Islamic Paradise

However, the delights of Islam obviously do appeal to many prison inmates. For example, it is not unknown for self-declared Mohammedans to enjoy a raft of extra privileges in British prisons, such as halal meals, extra time out of one’s cell for communal prayer on a Friday, and even (in some of the more progressive prisons) toilets orientated to face away from Mecca on the grounds that if Mohammedans knowingly defecate while facing Mecca then it would be the first step on a slippery slope to eternal damnation.

The metaphor “slippery slope” is probably not the most tactful one to use in such a context, but I am sure that you know what I mean.

While such privileges are no doubt meant to assuage religious sensitivities, it only encourages the Mohammedan community to consider themselves as superior to the rest of us mere mortals. Unfortunately this ridiculous notion is reinforced by the teachings in Islamic texts – such as Koran 3:110 – where Mohammedans are informed that they are “the best of people.”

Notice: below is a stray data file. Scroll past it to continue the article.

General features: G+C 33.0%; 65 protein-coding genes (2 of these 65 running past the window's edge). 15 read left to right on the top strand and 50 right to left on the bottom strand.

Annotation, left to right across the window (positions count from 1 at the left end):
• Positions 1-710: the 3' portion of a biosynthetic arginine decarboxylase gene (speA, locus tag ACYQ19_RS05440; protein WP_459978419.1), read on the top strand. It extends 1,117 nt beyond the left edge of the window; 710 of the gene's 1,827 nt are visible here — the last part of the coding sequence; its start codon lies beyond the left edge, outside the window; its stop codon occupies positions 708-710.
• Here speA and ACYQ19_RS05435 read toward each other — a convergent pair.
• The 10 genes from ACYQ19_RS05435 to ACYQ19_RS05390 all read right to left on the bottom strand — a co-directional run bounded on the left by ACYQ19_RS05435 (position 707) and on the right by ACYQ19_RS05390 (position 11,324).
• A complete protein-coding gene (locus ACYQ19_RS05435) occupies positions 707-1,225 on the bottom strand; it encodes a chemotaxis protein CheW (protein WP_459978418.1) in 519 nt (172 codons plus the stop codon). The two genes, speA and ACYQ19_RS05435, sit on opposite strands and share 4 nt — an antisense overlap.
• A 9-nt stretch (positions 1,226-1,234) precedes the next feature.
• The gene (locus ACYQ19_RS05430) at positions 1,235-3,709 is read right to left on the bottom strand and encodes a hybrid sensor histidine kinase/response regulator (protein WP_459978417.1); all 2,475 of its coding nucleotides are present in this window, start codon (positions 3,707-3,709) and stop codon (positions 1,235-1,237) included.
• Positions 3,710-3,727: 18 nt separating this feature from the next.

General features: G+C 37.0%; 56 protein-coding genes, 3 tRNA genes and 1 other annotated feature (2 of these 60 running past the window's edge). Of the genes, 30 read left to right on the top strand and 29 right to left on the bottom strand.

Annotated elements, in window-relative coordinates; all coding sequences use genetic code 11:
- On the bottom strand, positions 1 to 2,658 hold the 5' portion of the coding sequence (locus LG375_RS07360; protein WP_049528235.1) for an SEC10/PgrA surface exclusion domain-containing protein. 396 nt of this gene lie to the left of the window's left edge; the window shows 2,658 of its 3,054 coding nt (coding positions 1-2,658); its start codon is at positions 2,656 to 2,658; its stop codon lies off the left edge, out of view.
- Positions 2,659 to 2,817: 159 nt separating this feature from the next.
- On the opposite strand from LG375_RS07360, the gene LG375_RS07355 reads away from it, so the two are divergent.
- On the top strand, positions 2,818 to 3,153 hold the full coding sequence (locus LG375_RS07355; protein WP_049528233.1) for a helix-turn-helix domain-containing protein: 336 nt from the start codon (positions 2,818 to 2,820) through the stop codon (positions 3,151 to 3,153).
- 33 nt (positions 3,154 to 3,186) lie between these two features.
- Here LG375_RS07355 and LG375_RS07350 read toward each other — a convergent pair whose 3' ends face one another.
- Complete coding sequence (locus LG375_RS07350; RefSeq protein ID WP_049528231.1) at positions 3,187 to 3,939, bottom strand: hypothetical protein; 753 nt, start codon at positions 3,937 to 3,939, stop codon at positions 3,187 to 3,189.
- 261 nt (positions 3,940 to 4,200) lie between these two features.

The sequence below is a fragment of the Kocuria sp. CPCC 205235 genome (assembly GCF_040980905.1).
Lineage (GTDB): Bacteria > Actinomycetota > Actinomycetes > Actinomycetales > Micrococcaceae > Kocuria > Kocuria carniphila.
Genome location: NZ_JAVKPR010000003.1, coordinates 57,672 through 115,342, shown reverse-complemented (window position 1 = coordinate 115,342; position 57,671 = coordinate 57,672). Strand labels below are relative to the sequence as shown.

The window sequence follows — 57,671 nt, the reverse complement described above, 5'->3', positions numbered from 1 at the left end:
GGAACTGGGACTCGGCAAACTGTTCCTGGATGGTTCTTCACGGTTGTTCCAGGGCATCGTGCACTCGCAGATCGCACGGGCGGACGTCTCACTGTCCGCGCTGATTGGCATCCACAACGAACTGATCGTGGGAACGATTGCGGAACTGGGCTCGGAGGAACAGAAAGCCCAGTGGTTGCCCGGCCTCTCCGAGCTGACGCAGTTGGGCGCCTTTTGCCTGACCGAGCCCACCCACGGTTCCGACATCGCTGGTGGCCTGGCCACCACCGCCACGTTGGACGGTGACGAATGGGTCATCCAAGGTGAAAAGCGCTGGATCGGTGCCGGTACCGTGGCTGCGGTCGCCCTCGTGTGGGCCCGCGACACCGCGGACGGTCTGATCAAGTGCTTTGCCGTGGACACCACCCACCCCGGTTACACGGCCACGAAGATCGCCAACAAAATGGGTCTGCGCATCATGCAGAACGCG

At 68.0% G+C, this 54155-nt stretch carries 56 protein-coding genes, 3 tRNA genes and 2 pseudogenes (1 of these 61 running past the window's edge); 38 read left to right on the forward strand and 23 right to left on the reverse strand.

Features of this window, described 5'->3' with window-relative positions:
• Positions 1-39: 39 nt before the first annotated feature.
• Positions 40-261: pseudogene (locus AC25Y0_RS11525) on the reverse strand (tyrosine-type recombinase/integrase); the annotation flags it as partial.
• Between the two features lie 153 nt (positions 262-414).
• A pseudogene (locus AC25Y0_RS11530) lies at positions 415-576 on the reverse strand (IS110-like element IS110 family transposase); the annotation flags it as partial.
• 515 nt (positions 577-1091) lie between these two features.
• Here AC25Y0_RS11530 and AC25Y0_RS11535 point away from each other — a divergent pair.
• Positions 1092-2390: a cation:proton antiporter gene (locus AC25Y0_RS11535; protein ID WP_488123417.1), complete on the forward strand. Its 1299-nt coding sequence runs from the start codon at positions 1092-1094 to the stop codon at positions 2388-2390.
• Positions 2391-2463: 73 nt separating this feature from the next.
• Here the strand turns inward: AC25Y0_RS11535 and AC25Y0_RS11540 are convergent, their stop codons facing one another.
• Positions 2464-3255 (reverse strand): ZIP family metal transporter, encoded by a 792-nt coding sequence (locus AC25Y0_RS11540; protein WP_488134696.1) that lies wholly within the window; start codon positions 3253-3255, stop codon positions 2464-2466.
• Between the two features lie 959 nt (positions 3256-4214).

That would be laughable if it weren’t so tragic. Since when did the ideology of Islam produce people superior to any others on this planet, when even a casual glance at the statistics available reveals that in every country where the ideology of Mohammed holds sway, the inhabitants of that country are right at the bottom of virtually every measurable yardstick of success?

If the teachings of Koran 3:110 were not bad enough, another verse – Koran 98:6 –  informs Mohammedans that non-believers are “the worst of creatures.” Apologists for Islam frequently argue that this doesn’t apply to each and every non-believer, only to those who reject Islam, “even though they know it to be the one true religion” – which of course is nothing more than sophistry.

Sophistry, the use of clever but false arguments, with the specific intention of deceiving the unwary, are meat and drink to Mohammedans when it comes to defending Islam in front of non-believers. I know this from my own personal experiences leading up to the Birmingham Taqiyya Trial in April 2014. (See Chapter 6.)

All things considered, I was grateful that I had made the decision to keep the real reason for my detention to myself. A conviction for Religiously Aggravated Harassment might be somewhat complicated to explain to a devout Mohammedan, and I didn’t want to generate any unnecessary ill-feeling whilst confined inside the enclosed space of HMP Thameside.